An attachment 2 is removably mounted to the front side 6 of the case 4. The attachment 2 includes a base or frame 35 of synthetic resin (FIGS. 12 and 13). From a corner of the frame 35 projects a metallic pin 41 which is tapered at its end 43 (FIGS. 9, 12 and 13). The pin 41 has an annular engagement groove 44 located in the proximity of its extreme end. A manual-operation section 47 is formed integrally with the frame 35. The greater part of the operation section 47 is located directly above the recess 16 on the case 4, and the section 47 rests on the push button 28 most of the time (as seen from FIG. 24 that will be hereafter referred to). From the inner surface of the frame 35 projects a pin 48 in the same direction as the pin 41. Also, a trapezoid-shaped leaf spring 49 is securely fastened to the inner side of the frame 35 at its middle portion. An upper end 49a of the spring 49 is adapted to urge a cutter 51 (as hereafter described) downward, while a lower end 49b thereof is adapted to press against the upper projecting edge 50a of the can 50 when the opener is in operation. The cutter 51 is pivotably mounted onto the base of the pin 41, and is protected against removal by means of a retaining ring 45 as fitted into a groove 42 on the pin 41. The cutter 51 is provided with a long-sized opening 52 for receiving the foregoing pin 48. The upper end of the opening 52 is brought into contact with the pin 48 by the upper end 49a of the spring 49 urging the cutter 51 downward. From the top of the frame 35 hangs down a means 54 for holding the top of the can which includes an arm 56 removably mounted, at its upper end, to the top of the frame 35 by a fastener 55 and a magnet 58 for attracting the top of can removed, the arm 56 and the magnet 58 being connected to each other by a vertically-movable rod 57 which is disposed therebetween (FIG. 7). The movable rod 57 is constantly urged upward by a spring 59 so that the magnet 58 does not prevent the projecting edge 50a of the can 50 from being placed on the drive gear 38. Incidentally, the construction consisting of the can-rotating gear 38 and the opener attachment 2 may be referred to as a "can-opening mechanism".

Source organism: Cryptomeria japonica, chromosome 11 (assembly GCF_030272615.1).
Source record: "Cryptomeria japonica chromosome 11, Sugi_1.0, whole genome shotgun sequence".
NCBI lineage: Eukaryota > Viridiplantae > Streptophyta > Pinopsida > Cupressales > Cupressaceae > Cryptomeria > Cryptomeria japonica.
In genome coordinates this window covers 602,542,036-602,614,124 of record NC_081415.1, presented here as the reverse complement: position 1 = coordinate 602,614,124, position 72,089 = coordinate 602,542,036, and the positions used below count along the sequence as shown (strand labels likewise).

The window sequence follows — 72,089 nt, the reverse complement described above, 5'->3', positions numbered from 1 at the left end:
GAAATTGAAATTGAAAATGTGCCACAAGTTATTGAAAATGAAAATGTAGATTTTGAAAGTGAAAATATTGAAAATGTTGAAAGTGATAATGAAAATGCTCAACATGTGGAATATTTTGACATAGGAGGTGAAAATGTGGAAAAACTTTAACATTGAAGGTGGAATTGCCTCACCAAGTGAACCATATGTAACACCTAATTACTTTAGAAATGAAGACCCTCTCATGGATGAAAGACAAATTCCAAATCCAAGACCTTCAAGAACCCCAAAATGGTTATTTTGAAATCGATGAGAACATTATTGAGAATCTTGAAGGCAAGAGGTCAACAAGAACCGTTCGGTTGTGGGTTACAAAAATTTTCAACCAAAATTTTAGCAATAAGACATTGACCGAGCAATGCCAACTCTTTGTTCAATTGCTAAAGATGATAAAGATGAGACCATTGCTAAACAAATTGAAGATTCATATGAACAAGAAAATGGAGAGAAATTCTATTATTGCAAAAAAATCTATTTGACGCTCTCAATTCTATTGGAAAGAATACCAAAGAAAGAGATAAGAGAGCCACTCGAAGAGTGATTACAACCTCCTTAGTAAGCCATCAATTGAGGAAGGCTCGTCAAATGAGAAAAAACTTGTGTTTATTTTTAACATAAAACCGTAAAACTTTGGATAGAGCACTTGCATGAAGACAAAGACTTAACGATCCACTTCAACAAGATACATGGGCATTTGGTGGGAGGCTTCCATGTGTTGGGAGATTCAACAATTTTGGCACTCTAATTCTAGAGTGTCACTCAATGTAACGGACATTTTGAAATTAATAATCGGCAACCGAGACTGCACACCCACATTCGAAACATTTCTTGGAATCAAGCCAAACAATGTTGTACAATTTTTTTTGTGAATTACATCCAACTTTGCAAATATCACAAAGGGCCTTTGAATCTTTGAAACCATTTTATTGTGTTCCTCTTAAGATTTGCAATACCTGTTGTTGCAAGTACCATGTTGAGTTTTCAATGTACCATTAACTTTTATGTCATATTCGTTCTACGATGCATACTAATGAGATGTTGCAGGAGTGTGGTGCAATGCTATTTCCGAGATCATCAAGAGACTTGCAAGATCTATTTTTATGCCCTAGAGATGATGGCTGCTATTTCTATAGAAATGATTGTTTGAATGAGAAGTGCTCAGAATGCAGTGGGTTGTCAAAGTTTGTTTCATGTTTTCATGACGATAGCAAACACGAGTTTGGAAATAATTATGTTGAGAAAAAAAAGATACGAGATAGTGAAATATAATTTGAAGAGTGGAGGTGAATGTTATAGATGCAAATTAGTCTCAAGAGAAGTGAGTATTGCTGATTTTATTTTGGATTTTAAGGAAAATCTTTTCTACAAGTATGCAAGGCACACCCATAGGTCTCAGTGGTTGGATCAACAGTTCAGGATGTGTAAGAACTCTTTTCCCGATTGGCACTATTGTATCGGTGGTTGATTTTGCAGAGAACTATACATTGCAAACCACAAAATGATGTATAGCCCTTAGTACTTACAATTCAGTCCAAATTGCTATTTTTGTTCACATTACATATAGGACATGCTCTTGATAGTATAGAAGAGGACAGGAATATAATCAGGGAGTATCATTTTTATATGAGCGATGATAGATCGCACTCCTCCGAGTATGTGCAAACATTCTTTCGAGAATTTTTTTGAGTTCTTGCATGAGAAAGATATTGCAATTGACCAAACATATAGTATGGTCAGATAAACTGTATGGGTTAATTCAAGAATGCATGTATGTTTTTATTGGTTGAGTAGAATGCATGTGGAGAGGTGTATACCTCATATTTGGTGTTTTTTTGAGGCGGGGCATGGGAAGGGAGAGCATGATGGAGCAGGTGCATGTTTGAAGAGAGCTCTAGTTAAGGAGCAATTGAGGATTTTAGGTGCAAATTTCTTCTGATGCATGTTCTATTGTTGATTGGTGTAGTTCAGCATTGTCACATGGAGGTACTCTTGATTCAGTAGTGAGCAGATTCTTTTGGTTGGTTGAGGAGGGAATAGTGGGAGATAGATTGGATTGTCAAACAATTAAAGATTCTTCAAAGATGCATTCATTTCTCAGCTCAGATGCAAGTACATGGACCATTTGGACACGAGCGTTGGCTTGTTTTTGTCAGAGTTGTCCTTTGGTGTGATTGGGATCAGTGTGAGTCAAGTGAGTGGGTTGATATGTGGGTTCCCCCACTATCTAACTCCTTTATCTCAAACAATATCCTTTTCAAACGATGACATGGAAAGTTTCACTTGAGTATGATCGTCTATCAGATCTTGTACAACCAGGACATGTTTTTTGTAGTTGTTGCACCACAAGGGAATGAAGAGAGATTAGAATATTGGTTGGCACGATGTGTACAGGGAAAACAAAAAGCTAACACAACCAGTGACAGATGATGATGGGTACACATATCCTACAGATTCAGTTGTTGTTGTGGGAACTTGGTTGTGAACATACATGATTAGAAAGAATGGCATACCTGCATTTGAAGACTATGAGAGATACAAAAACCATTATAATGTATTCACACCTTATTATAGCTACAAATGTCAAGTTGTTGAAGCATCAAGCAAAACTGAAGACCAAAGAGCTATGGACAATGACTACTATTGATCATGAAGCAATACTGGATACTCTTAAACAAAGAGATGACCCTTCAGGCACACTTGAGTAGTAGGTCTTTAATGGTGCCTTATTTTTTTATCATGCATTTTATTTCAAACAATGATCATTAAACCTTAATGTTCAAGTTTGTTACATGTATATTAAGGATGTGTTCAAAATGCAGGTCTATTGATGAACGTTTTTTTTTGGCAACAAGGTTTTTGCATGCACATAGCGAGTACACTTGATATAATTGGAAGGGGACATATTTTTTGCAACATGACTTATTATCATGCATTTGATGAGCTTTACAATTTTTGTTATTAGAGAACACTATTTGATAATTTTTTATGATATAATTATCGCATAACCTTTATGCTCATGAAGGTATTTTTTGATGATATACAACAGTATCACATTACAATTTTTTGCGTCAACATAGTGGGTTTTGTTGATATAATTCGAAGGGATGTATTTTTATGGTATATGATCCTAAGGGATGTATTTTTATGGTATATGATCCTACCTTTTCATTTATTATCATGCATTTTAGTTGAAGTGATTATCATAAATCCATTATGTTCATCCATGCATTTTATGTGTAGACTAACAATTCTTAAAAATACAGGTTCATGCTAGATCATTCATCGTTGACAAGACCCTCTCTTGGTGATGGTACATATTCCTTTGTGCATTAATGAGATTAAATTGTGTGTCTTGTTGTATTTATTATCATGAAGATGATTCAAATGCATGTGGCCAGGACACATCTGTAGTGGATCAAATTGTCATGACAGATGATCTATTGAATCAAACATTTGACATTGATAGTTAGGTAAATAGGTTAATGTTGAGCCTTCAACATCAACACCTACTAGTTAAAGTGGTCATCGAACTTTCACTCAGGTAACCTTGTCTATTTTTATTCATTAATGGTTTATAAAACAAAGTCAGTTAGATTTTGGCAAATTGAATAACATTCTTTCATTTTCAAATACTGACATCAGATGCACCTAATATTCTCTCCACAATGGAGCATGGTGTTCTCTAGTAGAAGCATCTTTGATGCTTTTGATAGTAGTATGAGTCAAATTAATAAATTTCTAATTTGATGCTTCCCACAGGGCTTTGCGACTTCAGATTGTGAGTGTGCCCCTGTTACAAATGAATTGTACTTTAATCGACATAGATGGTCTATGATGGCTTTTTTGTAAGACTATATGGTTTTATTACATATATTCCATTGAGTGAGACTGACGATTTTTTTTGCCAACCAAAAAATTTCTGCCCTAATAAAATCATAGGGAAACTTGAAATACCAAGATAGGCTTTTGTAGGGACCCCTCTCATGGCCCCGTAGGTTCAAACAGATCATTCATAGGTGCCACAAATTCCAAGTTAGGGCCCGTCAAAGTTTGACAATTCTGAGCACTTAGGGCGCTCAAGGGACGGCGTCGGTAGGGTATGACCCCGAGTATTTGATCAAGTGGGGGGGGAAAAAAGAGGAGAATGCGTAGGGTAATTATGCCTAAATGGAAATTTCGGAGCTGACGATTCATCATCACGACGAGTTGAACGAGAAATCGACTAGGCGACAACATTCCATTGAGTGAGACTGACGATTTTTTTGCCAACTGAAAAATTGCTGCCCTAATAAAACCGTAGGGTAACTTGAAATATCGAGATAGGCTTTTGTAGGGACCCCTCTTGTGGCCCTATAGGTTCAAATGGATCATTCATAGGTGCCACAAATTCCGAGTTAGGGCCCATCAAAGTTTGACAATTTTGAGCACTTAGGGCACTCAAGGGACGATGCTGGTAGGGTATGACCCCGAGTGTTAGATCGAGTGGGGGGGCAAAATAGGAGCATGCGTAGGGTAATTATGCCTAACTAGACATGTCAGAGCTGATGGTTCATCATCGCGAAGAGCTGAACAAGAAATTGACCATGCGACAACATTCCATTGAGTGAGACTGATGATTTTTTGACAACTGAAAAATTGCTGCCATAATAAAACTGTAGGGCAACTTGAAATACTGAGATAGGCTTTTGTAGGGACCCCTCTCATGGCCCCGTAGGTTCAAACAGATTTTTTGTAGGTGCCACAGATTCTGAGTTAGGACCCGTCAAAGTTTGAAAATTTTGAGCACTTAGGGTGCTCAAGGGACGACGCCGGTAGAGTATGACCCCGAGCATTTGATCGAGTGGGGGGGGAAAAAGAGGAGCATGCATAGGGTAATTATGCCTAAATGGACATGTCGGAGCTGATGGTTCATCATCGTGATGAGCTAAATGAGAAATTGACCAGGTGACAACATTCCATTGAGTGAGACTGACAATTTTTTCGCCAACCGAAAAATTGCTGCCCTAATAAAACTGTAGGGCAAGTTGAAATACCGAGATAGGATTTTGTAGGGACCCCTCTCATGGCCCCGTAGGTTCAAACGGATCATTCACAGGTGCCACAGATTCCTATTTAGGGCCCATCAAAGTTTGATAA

The case 4 of the opener body 1 is provided, at its both sides, with guide sections 60 which extend along the entire lengths of the side walls so as to connect the body 1 with the body support 3. The rear wall 5 of the case 4 is provided with a pair of engagement openings 61 (in addition to the installation openings 82) (FIG. 5).

The body support 3 is of synthetic resin so molded as to provide a base 65 and a support wall 66 projecting upward therefrom. The support wall 66 includes side walls 67 and a rear wall 68 (FIG. 3). The side walls 67 are both provided, at their inner surfaces, with guide grooves 69 which extend vertically to receive the guide sections 60 of the body case 4. The rear wall 68 is recessed at its center to provide a housing section 70. The section 70 is provided with holder means 71 and 72 which are formed integrally with the rear wall 68 and vertically spaced apart from each other. The holder means 71 and 72 are similarly shaped except that the lower means 71 has a closed lower end (FIG. 15). A stopper means 73 of elastic molding (of polyacetal or other similar synthetic resin) is disposed in the housing section 70 and supported by the holder means 72 and 71 at its lower portion. The stopper means 73 has a pair of lateral projections 74 engaged with the lower surface of the upper holder means 72 so as to prevent the stopper 73 from detaching itself from the rear wall 68 (FIG. 16). The stopper 73 is also provided with a peg 75 projecting forward from its center and inserted into one of the engagement openings 61 of the case 4 (FIG. 15). The upper end of the stopper 73 provides a section to be manually held. The base 65 of the body support 3 is so constructed as to enable the support 3 to be installed on the upper surface of a fixed object or hung down from the lower surface thereof. Lower surface 84 of the base 65 is part of such a construction, enabling the support 3 to be placed on the upper surface of a kitchen table 85 or the like. The lower surface 84 is sufficiently dimensioned to stably support the body 1 on the upper surface of the table 85. The base 65 may be so constructed as to be screwed on the upper surface of a fixed object instead of being merely placed thereon. Numeral 86 designates a pair of bars connected to the inner surfaces of the side walls of the base 65 for installing the support 3 upside down (FIG. 19). Numeral 88 designates a plate to be used for such an installation in conjunction with the bars 86. For this purpose, the plate 88 is provided with a pair of bracket-shaped projections 90 on which to rest the bars 86 (FIG. 19). The installation plate 88 is a sheet metal press worked into the shape as shown in FIGS. 19, 21, 22, and 23, and is adapted to be secured to the lower surface of a fixed object 92 by using set screws 89, thus hanging down the support 3 from the lower surface of the object 92. The fixed object 92 may be, for example, a hanged sideboard 93 located in the upper space in a kitchen, as shown in FIG. 20. The projections 90 of the plate 88 are each provided with a rise 91 to engage with an opening 87 which is made in each bar 86 of the base 65 so as to correspond with the rise 91 (FIGS. 19 and 23).